Thursday, October 1, 2009

Optimists is the key of longevity

Do you want a healthy and long life ? There is a easist method.
A study of 100,000 women presented at the American Psychosomatic Society's annual meeting Thursday found a strong correlation between optimism and a person's risk for cancer-related death, heart disease and early death.
Researchers surveyed the personality traits of middle-age women in 1994 as part of the Women's Health Initiative study run by the National Institutes of Health

  Highy optimistic people have significantly lower death rates. Optimistic coronary bypass patients are half as likely as pessimists to require re-hospitalization.

  People with positive emotions have lower blood pressure. The most pessimistic men are more than twice as likely to develop heart disease compared with the most optimistic.

  But is it optimism that makes people healthy, or do healthy people understandably have a brighter outlook?

  To get a better handle on things, scientists have adjusted their analyses in recent years to account for pre-existing medical conditions. Studies that made these adjustments found that existing illnesses don't negate the benefits of optimism, according to the May 2008 issue of Harvard Men’s Health Watch.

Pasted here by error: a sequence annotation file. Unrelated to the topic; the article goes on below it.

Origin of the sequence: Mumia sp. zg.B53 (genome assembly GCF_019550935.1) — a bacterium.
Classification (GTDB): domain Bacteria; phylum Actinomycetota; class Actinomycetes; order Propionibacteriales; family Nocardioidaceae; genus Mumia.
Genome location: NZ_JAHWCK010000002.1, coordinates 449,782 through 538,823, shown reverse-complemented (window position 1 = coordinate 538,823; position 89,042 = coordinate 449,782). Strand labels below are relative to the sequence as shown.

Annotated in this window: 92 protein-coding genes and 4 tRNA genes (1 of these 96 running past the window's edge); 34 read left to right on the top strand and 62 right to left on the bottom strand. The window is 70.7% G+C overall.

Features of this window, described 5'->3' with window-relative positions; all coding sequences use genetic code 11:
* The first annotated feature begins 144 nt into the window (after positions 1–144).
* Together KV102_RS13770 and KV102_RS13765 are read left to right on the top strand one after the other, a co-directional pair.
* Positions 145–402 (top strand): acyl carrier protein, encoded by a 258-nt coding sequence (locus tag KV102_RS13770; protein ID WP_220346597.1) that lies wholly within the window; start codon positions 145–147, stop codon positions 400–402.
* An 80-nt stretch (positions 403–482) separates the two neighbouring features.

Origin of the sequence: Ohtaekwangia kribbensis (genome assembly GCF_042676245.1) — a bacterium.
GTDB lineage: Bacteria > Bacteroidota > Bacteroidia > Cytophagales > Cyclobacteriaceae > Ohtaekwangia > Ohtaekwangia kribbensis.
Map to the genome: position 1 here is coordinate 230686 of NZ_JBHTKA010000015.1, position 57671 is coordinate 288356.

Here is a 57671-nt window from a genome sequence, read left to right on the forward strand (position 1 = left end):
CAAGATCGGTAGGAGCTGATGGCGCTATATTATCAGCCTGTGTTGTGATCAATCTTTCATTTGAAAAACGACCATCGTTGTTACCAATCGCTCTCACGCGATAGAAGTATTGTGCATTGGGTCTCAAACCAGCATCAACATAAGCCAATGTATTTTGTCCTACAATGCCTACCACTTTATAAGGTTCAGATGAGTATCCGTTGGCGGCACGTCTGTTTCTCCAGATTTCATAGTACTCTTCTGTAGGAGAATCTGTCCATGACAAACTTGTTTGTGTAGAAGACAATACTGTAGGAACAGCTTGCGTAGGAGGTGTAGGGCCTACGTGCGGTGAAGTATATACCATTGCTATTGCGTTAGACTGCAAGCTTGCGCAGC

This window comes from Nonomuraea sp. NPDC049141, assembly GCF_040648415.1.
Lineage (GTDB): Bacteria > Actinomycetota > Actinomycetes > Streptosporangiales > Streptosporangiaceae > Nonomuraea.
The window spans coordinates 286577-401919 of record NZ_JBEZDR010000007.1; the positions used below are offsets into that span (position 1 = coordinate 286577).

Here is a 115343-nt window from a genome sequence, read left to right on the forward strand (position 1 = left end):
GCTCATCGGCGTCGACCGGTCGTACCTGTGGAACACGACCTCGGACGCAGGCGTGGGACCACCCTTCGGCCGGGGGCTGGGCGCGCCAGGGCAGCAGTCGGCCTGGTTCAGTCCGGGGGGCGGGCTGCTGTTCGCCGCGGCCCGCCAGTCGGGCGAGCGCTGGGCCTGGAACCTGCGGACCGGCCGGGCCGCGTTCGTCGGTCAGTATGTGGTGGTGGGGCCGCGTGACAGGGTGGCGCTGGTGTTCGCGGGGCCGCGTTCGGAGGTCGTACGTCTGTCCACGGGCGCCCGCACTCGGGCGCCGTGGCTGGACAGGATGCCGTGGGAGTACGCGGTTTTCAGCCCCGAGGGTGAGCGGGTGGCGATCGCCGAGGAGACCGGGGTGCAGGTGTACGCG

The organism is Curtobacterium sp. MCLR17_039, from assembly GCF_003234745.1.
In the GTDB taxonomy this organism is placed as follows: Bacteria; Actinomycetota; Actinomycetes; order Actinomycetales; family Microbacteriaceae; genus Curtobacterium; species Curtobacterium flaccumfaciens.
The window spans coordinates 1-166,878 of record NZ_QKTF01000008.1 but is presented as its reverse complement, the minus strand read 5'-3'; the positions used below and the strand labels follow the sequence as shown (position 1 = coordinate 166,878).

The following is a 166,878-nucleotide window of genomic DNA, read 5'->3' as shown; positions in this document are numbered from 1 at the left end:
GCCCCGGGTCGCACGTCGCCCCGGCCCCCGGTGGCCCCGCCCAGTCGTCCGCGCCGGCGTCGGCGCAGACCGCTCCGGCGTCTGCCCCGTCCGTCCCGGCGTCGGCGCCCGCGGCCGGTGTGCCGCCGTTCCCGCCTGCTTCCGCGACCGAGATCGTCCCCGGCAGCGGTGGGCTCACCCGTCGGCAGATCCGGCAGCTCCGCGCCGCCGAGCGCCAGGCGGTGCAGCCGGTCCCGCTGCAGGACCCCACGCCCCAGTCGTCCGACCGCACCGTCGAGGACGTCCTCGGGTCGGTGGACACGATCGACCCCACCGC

In one example of how humans keep their spirits up no matter what, researchers found older people suffering various illnesses still said they thought they were aging well. Another study found that the sick and disabled don't wallow in misery as is commonly believed.

  Optimism, another study found, triggers activity in the same brain area that is known to malfunction among the depressed.

  But why is optimism so beneficial?

  Perhaps optimists enjoy better health and longer lives because they lead healthier lifestyles, build stronger social support networks, and get better medical care, the Health Watch article suggested.

  Also, stress is known to kill, releasing hormones that cause deterioration of everything from your gums to your heart. Optimists might have lower levels of stress hormones.

  Heredity could play a role, too. It is possible that genes predispose some people to optimism, and that the same genes affect health and longevity.

  More study is needed, the Health Watch article contends, because it's likely that multiple mechanisms are involved.

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